We’ve had it both ways. My daughter responds better to young, hip teachers than she does to grandmotherly types (either the huggy type or the strict no-funny-business type). Some older teachers can be too set in their ways, and have a mentality of “this is how I’ve always done it” and therefore wind up being inflexible or defensive if you point out something isn’t working. Others have done it so long and they truly have seen it all and can go with the flow and be a great influence for all of you. Sometimes young teachers are more willing to try new things, sometimes they can be just clueless, or worse–cop that attitude that they know your child better than you do. As Barb just said, give the young teacher a chance, but be ready to follow your gut.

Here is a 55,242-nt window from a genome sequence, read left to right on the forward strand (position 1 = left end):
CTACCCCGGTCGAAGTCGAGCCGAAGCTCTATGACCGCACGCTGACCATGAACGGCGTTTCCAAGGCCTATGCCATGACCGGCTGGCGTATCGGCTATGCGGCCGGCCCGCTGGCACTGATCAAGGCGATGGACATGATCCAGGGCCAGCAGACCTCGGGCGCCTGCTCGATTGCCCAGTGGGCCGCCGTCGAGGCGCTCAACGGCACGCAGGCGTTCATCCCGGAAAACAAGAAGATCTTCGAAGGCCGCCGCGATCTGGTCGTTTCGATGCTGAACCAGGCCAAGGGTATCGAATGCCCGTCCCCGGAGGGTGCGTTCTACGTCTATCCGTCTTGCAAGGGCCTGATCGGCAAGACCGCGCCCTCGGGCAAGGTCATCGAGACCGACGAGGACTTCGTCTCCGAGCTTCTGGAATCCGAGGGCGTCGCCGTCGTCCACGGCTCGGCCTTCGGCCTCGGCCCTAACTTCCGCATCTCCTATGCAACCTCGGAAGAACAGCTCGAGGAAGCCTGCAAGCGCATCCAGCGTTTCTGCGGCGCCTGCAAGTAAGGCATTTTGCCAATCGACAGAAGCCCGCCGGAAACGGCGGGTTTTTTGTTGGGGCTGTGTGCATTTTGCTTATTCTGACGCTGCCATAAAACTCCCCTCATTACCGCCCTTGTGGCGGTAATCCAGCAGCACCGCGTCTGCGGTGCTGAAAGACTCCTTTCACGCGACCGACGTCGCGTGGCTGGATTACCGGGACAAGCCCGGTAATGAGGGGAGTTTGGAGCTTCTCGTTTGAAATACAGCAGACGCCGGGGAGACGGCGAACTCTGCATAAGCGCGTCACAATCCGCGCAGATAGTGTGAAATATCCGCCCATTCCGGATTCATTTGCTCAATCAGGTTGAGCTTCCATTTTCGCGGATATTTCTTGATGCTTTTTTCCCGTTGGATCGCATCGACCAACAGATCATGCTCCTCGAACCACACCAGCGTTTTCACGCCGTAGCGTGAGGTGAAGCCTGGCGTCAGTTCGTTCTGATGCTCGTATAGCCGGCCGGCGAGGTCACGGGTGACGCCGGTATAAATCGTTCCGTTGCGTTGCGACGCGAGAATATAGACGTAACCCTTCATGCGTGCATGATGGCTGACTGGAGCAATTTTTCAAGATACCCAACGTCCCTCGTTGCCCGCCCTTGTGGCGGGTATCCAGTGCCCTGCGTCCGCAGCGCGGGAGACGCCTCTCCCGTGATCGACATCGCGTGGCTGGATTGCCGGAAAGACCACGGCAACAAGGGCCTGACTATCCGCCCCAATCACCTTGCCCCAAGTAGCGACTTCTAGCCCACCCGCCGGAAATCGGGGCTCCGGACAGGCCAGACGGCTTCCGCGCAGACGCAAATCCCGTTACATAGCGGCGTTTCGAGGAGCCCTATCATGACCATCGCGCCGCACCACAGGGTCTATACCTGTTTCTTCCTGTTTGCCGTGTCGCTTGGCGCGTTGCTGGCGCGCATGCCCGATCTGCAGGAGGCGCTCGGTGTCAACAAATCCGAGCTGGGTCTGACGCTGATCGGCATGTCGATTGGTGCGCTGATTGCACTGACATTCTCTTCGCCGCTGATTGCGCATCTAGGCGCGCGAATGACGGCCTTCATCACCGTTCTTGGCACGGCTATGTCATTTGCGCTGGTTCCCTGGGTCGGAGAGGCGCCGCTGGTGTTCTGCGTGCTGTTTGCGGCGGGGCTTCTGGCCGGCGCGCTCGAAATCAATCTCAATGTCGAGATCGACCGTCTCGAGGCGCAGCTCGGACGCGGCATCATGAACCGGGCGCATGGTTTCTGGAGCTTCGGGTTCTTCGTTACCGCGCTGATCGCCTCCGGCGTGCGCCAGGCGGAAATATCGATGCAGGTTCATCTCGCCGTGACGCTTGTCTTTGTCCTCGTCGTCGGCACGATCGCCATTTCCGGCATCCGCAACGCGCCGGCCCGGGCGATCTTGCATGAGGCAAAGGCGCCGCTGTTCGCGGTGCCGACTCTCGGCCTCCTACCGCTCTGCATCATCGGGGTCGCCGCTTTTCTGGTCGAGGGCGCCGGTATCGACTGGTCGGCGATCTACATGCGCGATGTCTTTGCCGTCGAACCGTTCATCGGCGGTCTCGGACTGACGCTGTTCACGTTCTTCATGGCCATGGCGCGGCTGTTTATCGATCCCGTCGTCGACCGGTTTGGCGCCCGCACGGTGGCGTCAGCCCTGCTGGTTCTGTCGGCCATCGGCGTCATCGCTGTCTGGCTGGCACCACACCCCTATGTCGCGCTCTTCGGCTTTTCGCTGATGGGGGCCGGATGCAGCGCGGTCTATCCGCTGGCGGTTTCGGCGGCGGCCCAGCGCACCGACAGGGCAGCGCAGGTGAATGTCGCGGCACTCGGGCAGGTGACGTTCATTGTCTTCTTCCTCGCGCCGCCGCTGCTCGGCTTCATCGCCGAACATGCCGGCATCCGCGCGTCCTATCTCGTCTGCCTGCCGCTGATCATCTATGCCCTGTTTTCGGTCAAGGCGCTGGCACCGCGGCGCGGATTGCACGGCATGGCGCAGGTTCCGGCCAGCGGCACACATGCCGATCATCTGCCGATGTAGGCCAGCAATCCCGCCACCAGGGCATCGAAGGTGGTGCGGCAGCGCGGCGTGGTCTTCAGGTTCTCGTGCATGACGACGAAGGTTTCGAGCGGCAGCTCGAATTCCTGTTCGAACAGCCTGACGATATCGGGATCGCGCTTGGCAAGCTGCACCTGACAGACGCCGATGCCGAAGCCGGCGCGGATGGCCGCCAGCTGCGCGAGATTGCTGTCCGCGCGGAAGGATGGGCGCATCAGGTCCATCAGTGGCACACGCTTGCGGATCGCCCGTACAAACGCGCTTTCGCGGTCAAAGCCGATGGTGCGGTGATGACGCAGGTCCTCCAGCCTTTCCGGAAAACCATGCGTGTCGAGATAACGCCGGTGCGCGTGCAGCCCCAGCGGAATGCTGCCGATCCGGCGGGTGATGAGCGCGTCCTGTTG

Well you certainly hit upon a nerve here. I am very sensitive to my kids’ teachers and that has been one reason that I have always been very involved in their schools. Not because I am a wonderful person, but because I need to know the ins and outs of the administration and the staff. I realize you have just moved, but if possible, make sure you become one of the PTA moms if only to get into the school and check it out so that next year, they will value you and they will listen to your request for certain teachers. They will never admit to doing this, but many times they will do it for the parents who are involved.